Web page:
In some countries in Europe, some children from the age of 11 or 13 go to schools to learn more practical skills that will help them get a job. Other children stay in schools which provide a more general academic education. What should schools do to prepare students for the world of work?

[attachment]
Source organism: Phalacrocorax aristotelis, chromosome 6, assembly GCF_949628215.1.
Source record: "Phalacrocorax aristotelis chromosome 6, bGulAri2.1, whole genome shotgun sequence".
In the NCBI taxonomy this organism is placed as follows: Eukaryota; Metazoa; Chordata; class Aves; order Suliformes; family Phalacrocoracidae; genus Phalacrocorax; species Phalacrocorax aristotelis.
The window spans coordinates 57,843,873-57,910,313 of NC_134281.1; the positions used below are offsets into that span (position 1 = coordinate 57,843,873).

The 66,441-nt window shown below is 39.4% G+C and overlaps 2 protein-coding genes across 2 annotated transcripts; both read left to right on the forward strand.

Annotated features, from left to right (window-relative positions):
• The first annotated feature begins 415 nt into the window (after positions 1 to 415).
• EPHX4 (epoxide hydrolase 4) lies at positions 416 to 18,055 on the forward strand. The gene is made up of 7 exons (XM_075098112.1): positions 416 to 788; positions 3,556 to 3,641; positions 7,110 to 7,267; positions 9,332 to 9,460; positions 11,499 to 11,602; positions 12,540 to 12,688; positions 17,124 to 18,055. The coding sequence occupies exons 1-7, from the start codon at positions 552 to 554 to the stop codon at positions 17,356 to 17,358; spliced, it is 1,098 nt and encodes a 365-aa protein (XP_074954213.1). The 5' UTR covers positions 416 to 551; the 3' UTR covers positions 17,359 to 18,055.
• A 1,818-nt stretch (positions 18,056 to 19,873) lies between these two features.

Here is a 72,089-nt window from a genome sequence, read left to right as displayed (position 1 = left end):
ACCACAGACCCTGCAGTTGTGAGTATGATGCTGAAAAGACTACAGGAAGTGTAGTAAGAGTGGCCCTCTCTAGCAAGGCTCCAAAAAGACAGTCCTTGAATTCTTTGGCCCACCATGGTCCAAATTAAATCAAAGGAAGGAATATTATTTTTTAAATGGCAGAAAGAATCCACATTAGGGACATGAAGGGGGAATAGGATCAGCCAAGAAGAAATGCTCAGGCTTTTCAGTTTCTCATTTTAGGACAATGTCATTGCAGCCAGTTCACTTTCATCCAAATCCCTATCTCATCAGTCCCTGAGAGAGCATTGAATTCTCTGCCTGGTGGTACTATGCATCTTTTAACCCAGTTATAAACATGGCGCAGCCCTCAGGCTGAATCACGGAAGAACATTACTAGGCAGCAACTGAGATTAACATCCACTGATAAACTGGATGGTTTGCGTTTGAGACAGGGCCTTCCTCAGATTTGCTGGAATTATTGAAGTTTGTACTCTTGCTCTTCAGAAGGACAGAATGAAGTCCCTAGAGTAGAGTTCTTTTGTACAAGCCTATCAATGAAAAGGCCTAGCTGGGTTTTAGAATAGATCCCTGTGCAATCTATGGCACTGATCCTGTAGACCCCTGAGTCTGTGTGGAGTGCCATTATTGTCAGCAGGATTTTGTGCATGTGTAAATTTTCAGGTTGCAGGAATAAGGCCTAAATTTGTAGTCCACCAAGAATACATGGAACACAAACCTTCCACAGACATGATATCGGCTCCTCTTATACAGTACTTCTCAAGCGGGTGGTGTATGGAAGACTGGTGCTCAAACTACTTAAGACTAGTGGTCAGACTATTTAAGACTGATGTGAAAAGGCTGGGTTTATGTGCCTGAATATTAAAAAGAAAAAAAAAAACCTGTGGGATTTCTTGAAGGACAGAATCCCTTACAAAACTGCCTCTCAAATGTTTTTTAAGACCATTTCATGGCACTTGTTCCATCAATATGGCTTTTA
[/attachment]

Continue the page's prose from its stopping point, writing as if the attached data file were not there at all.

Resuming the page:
Some European schools impart practical skills to young students from the age of 11 or 13, with the aim of training them to secure employment in the future. However, a general academic curriculum also exists for the rest of the students who attend school for a more traditional learning. In my opinion, schools should combine academic education with practical skill learning through awareness workshops, career assessment tests and summer internship programmes, in order to prepare the students for the world of work. Firstly, a career assessment test should be conducted for the students wherein certain professions would be suggested based on their current abilities and aptitudes. As a result of which, awareness workshops highlighting a wide of range of professions (especially the jobs which the students may have matched with) should be organised by the schools. These workshops can then provide the students with an insight on how life would be if they choose a certain career path and the route to get there. A career assessment test proved of great help to me during my schooling as it revealed the best professional match (of an editor) with my existing skills and interests (reading and writing). Secondly, the schools should coordinate with companies or individual professionals to organise summer internship programmes for their students. These internships will not only serve as a platform that will develop the student’s practical skill sets, but also give them an opportunity to witness life in a certain professional field. Another benefit is that this programme will not interfere with the general academic education as it will take place during the summer vacation. During my younger years, my summer internship (back in 2011) with a publishing company had greatly helped me in making my decision towards pursuing higher education in the English language, in order to fulfil my dream of becoming an editor. To conclude, I do believe that schools should indeed prepare students for the world of work but not in isolation. Instead, they should impart a combination of academic learning with practical skill training in order to achieve a more holistic development of the student, through workshops, tests and internship opportunities.